The NHTSA has provided a great list of tips to keep that temper down, and to help deal with the traffic jam.
Traffic Congestion Leads to Aggressive Driving Heavy and slow-moving traffic makes many drivers anxious, leading to such dangerous acts as tailgating and weaving in and out of traffic.
Crowded roads leave little room for error, fueling suspicion and hostility among drivers and encouraging them to take personally the innocent mistakes of other drivers.
Once freed of congestion, drivers often find themselves pressed for time. This tempts them to speed and run red lights, thus perpetuating the cycle of aggression.
If you know that your drive to work averages between 10 and 30 minutes, give yourself 40 minutes. Don’t leave late and expect to make up for lost time on the road.
Give the drive your full attention. Don’t allow yourself to become distracted by talking on your cellular phone, shaving, eating, drinking, putting on makeup, or reading the newspaper. Distractions lead to mistakes, and mistakes lead to hostility.
Tune the radio to your favorite “easy listening” station. Music can calm your nerves and help you to enjoy your time in the car. If you have a CD or tape player, treat yourself to some new tapes and allow yourself to listen to them only in the car.
Driving too fast frequently leads to a condition called “bottle-necking.” This is when drivers start out well spaced but end up at the same place at the same time, bringing traffic to a standstill. Traffic flows best when everyone is traveling at about the same rate. Drive the posted speed limit.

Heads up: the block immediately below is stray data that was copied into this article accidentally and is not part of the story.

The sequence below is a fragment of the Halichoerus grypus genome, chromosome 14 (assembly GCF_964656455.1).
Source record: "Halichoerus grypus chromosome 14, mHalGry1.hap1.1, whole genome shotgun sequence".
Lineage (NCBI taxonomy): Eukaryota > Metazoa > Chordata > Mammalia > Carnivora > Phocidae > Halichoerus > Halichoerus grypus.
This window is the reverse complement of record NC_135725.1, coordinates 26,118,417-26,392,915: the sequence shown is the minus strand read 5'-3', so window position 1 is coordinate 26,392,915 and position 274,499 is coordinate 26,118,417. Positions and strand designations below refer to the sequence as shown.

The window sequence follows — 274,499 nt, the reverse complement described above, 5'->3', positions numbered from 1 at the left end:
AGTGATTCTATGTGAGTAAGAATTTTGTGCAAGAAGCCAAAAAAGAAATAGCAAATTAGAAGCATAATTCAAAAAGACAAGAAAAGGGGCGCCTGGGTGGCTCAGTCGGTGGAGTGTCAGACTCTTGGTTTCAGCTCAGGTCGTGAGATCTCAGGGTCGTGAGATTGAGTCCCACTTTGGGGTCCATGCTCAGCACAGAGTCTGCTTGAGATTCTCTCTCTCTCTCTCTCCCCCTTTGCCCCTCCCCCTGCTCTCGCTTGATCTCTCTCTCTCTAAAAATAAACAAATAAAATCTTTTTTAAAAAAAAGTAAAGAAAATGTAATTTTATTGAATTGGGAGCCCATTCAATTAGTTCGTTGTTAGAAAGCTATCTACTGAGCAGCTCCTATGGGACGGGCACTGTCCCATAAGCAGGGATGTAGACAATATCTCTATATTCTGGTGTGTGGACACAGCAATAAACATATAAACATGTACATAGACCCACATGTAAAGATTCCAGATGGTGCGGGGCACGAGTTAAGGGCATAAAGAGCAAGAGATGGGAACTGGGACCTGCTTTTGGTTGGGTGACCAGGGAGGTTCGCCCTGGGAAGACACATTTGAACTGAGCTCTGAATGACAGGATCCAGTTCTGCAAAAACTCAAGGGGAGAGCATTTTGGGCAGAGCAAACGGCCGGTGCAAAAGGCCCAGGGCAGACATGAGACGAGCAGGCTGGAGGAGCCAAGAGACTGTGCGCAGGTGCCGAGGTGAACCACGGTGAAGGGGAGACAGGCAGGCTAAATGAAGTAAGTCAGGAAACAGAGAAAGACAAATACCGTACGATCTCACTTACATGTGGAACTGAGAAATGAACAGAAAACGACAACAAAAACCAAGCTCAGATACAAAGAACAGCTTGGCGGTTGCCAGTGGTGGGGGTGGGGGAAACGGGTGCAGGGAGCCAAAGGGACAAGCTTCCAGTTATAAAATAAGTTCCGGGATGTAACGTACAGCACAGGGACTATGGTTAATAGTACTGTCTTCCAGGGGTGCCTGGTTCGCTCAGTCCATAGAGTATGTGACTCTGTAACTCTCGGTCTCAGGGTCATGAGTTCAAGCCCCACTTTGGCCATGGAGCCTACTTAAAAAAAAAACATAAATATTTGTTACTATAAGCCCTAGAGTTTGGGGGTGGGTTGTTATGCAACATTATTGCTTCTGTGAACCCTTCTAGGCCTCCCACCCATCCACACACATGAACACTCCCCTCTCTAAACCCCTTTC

The shortest distance between two points may not always be a straight line. Try mapping out an alternate route. Even if it looks longer on paper, you may find it is less congested. However, if you have chosen the road less traveled, don’t turn it into a racetrack by speeding.
Talk to your employer about adopting more flexible work hours, allowing employees the option of starting their day either before or after the rush hour.
No single technological breakthrough has the potential to alter our work environments as completely as the Internet. With the invention of e-mail and the World Wide Web, many workers are finding that there is no reason to leave home. Everything they need to perform their jobs efficiently and effectively is at their fingertips. Not surprisingly, the trend in working at home or from satellite offices is growing quickly. Talk to your employer about allowing employees this option once or twice a week or more. You might also point out that car crashes cost employers billions in medical care and sick leave each year.
Most communities offer some form of public transportation. Try it out. Even if you find it less convenient than walking out the door and getting into your car, public transportation can give you some much needed relief from life behind the wheel. Try taking it just once or twice a week in the beginning. Bring a newspaper or magazine along for the ride.
Many people are finding that, despite the cost or inconvenience involved, moving closer to work is the best solution for avoiding a frustrating commute. Living closer to your job not only spares you a hectic drive, it also gives you more free time.
This may sound like a drastic step to take simply to avoid congestion, but a long and difficult commute to and from work every day can seriously diminish your quality of life. Many people are finding that it is not worth it.
If all else fails, just be late. No one ever died simply because they were late for work. But many people have died on the roads while rushing to get to work on time.
Information provided by National Highway Traffic Safety Administration